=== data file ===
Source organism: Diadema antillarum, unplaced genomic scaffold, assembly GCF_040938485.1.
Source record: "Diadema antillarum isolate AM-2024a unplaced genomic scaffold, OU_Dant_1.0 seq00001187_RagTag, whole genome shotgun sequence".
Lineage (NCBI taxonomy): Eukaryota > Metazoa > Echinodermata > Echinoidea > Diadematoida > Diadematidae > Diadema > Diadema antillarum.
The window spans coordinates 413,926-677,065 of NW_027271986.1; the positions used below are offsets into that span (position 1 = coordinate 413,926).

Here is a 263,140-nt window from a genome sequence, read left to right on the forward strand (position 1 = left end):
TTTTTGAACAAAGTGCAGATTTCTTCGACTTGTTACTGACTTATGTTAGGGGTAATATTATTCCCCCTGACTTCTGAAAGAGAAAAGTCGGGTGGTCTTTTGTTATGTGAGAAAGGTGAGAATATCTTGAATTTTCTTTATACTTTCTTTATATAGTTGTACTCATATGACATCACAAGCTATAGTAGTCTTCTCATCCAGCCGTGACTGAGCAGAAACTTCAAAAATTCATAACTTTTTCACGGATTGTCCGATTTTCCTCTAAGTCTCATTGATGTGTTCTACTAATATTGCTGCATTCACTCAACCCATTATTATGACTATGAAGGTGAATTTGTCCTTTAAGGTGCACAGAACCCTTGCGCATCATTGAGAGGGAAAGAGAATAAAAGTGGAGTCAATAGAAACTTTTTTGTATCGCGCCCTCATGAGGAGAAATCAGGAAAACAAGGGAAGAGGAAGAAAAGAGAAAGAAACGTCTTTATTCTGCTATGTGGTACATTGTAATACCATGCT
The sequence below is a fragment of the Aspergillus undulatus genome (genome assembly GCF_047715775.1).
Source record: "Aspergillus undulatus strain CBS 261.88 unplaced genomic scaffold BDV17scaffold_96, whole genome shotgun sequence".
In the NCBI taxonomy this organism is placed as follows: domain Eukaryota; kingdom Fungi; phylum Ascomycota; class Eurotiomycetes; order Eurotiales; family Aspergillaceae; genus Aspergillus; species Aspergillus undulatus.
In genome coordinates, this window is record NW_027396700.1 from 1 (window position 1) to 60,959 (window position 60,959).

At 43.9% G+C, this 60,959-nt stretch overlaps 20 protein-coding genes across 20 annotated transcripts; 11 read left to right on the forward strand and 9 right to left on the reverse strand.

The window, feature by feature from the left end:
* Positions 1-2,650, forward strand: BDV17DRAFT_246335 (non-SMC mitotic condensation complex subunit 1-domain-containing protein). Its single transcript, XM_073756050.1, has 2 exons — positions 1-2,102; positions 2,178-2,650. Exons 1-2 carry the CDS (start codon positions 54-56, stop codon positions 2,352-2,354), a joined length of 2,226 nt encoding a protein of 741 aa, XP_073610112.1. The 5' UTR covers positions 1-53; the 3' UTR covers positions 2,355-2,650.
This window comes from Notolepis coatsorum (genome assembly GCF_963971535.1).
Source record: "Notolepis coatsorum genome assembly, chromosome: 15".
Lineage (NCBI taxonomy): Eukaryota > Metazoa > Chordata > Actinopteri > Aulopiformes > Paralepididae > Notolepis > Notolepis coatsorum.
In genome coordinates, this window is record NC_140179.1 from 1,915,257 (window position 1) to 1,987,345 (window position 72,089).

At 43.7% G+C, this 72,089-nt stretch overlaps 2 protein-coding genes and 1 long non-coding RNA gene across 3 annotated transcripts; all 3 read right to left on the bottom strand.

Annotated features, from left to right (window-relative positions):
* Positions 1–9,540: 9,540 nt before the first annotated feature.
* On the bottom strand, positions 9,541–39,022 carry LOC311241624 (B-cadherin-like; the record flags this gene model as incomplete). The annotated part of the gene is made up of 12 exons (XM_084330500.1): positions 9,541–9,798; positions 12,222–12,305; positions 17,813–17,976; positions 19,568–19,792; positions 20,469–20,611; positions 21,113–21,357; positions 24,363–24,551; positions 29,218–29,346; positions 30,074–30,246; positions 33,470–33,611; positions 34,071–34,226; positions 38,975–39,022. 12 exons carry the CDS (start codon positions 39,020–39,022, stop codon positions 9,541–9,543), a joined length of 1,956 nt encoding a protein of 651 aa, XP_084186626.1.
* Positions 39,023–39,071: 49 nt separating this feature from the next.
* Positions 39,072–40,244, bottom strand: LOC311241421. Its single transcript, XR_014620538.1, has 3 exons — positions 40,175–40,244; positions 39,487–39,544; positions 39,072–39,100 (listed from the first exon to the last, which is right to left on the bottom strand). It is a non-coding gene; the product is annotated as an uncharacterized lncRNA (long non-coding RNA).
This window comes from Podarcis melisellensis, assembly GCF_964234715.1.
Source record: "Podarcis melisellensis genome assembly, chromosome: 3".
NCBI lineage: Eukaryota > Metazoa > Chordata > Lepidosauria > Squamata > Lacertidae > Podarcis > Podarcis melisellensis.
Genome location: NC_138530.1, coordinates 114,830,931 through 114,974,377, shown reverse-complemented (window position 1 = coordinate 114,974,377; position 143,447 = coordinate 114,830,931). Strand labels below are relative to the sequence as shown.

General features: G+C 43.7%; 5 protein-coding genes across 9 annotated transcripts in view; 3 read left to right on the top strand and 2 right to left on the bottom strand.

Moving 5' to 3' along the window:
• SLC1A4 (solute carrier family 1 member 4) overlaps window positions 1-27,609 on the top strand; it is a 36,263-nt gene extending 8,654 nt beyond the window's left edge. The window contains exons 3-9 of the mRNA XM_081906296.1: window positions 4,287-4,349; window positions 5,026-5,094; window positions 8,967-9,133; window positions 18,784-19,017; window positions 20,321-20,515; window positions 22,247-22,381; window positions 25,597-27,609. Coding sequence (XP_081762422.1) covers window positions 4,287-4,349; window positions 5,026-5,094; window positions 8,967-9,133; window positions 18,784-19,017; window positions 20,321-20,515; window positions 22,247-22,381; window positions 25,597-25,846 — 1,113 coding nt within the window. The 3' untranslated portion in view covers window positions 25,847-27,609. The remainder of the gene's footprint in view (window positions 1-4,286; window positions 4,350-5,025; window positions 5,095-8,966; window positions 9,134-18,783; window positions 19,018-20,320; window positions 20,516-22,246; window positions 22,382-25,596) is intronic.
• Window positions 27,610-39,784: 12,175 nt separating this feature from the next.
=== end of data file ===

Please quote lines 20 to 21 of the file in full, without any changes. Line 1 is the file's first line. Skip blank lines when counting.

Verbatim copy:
* Positions 1–9,540: 9,540 nt before the first annotated feature.
* On the bottom strand, positions 9,541–39,022 carry LOC311241624 (B-cadherin-like; the record flags this gene model as incomplete). The annotated part of the gene is made up of 12 exons (XM_084330500.1): positions 9,541–9,798; positions 12,222–12,305; positions 17,813–17,976; positions 19,568–19,792; positions 20,469–20,611; positions 21,113–21,357; positions 24,363–24,551; positions 29,218–29,346; positions 30,074–30,246; positions 33,470–33,611; positions 34,071–34,226; positions 38,975–39,022. 12 exons carry the CDS (start codon positions 39,020–39,022, stop codon positions 9,541–9,543), a joined length of 1,956 nt encoding a protein of 651 aa, XP_084186626.1.